PS: for the same reasons, just in reverse, I never liked too much the DX2 50, and I particularly disliked the DX4 75 and the Pentium 75 CPUs... Come on... I can understand an FSB & rest of the system running at 25 MHz during the DX2 50 times... okay that's fair enough... but, still carrying around the 25 MHz bus during the DX4 and even the 2nd generation Pentium era?????

as other already said, 50, 60 or 66Mhz were pentium bus speeds and the pentiums introduced multiplicators in 0.5x steps up from 1x

dionb wrote:

Different architectures had different bottlenecks though, so with say a Netburst (P4) system, the more memory bandwidth you threw at it, the faster it went, far more so than with competing Athlon architectures. Currently it's the other way round, Ryzen eats up bandwidth whereas Intel's Core series is far less dependent on it.

a small note here, Ryzen is not technically dependent on high memory bandwidth, it is dependent on high memory clock speed. The reason for that is that the infinity fabric that connects the CCXs with each other and the IO on the die is running at half the memory clock speed. It is not the memory bandwidth that actually results in most of the performance gain, it is the increase speed of the Infinity Fabric that does. The additional memory bandwidth is more of a welcome side effect.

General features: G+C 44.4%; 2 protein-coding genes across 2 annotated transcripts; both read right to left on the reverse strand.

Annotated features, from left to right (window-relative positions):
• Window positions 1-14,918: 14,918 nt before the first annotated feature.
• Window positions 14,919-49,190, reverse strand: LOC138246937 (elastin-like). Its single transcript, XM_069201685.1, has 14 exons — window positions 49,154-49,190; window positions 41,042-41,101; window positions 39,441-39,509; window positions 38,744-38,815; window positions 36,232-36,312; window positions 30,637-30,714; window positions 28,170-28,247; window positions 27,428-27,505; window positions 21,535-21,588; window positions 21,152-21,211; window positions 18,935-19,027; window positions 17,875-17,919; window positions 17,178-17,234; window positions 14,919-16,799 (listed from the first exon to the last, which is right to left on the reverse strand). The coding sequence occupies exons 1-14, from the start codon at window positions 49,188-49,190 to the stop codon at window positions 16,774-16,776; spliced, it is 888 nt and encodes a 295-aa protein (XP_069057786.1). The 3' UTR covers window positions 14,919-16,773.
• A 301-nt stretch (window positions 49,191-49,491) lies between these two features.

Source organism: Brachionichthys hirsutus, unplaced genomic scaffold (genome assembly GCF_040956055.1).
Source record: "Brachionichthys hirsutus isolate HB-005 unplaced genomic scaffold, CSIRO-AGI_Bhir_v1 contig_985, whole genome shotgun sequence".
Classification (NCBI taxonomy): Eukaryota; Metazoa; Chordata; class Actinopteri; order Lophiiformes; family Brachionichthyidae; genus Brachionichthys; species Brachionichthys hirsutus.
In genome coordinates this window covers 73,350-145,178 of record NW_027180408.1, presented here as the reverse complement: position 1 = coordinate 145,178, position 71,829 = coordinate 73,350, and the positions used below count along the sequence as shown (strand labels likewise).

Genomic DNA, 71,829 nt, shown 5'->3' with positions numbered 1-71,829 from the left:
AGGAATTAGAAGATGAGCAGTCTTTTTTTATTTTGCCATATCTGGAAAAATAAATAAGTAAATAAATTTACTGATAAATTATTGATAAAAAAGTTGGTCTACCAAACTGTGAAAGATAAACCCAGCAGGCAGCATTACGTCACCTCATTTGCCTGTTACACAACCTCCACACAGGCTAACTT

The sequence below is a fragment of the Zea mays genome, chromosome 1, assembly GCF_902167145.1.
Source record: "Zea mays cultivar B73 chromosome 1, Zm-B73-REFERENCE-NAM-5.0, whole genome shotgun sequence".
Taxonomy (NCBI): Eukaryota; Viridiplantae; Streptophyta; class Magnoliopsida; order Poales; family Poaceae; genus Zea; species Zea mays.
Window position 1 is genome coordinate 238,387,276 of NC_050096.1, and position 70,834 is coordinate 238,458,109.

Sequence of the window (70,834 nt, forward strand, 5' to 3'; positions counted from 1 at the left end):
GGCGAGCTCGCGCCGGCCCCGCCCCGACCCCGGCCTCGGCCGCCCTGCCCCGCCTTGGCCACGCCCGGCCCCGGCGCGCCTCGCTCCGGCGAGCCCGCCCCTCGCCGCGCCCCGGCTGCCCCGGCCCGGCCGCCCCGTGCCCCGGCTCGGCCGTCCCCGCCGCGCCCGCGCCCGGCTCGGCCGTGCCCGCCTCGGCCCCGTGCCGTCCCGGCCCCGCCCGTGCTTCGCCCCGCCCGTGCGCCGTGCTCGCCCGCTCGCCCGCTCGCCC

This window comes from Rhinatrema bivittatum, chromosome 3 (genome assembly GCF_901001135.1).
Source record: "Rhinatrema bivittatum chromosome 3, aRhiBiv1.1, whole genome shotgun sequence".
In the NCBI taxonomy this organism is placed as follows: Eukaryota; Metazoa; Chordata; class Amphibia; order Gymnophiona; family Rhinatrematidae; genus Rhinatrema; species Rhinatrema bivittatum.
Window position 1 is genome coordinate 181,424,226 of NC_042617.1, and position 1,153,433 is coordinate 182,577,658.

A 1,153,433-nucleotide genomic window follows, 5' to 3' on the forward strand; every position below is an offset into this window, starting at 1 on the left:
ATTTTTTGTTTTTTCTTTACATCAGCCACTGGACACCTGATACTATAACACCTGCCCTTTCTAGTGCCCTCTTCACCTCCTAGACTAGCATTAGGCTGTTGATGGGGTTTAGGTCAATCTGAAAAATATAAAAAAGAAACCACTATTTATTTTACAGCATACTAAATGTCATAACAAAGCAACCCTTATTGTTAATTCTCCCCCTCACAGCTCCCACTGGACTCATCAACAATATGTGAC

Reply 4 of 26, by aries-mu

User metadata
Rank Member
Rank
Member
Koltoroc wrote:

[...] not quite [...]

Wow, great analysis, thanks! Lots of insights I had no idea about!

They said therefore to him: Who are you?
Jesus said to them: The beginning, who also speak unto you

Reply 5 of 26, by amadeus777999

User metadata
Rank Oldbie
Rank
Oldbie

I had the DX50 that I got from a friend running at 50, 60 and 66 mhz.
It's very nice but the "bandwidth" is not really being made use of due to the slow cpu. I may re/build the setup(with a GA-486AM/S) when I get the fast srams and provide some scores at 50 and 1:1:1.